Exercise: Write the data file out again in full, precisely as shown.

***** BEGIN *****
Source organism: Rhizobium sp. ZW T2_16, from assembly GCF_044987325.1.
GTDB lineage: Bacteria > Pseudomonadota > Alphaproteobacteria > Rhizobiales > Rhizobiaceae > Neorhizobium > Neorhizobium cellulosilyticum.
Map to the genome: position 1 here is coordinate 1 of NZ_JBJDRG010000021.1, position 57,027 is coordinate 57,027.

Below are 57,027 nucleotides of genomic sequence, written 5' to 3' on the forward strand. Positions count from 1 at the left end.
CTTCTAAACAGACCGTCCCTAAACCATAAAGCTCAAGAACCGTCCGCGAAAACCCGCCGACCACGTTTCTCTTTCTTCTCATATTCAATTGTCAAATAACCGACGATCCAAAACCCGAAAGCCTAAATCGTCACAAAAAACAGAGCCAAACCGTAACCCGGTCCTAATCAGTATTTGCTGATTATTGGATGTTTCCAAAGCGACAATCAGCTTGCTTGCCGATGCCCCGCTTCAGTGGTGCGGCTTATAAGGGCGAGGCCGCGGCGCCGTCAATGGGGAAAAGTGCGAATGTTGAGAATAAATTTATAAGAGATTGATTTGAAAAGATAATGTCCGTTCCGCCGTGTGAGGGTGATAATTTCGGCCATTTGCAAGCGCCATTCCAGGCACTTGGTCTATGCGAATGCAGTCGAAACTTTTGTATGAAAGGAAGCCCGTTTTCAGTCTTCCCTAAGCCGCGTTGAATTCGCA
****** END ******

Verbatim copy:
Source organism: Rhizobium sp. ZW T2_16, from assembly GCF_044987325.1.
GTDB lineage: Bacteria > Pseudomonadota > Alphaproteobacteria > Rhizobiales > Rhizobiaceae > Neorhizobium > Neorhizobium cellulosilyticum.
Map to the genome: position 1 here is coordinate 1 of NZ_JBJDRG010000021.1, position 57,027 is coordinate 57,027.

Below are 57,027 nucleotides of genomic sequence, written 5' to 3' on the forward strand. Positions count from 1 at the left end.
CTTCTAAACAGACCGTCCCTAAACCATAAAGCTCAAGAACCGTCCGCGAAAACCCGCCGACCACGTTTCTCTTTCTTCTCATATTCAATTGTCAAATAACCGACGATCCAAAACCCGAAAGCCTAAATCGTCACAAAAAACAGAGCCAAACCGTAACCCGGTCCTAATCAGTATTTGCTGATTATTGGATGTTTCCAAAGCGACAATCAGCTTGCTTGCCGATGCCCCGCTTCAGTGGTGCGGCTTATAAGGGCGAGGCCGCGGCGCCGTCAATGGGGAAAAGTGCGAATGTTGAGAATAAATTTATAAGAGATTGATTTGAAAAGATAATGTCCGTTCCGCCGTGTGAGGGTGATAATTTCGGCCATTTGCAAGCGCCATTCCAGGCACTTGGTCTATGCGAATGCAGTCGAAACTTTTGTATGAAAGGAAGCCCGTTTTCAGTCTTCCCTAAGCCGCGTTGAATTCGCA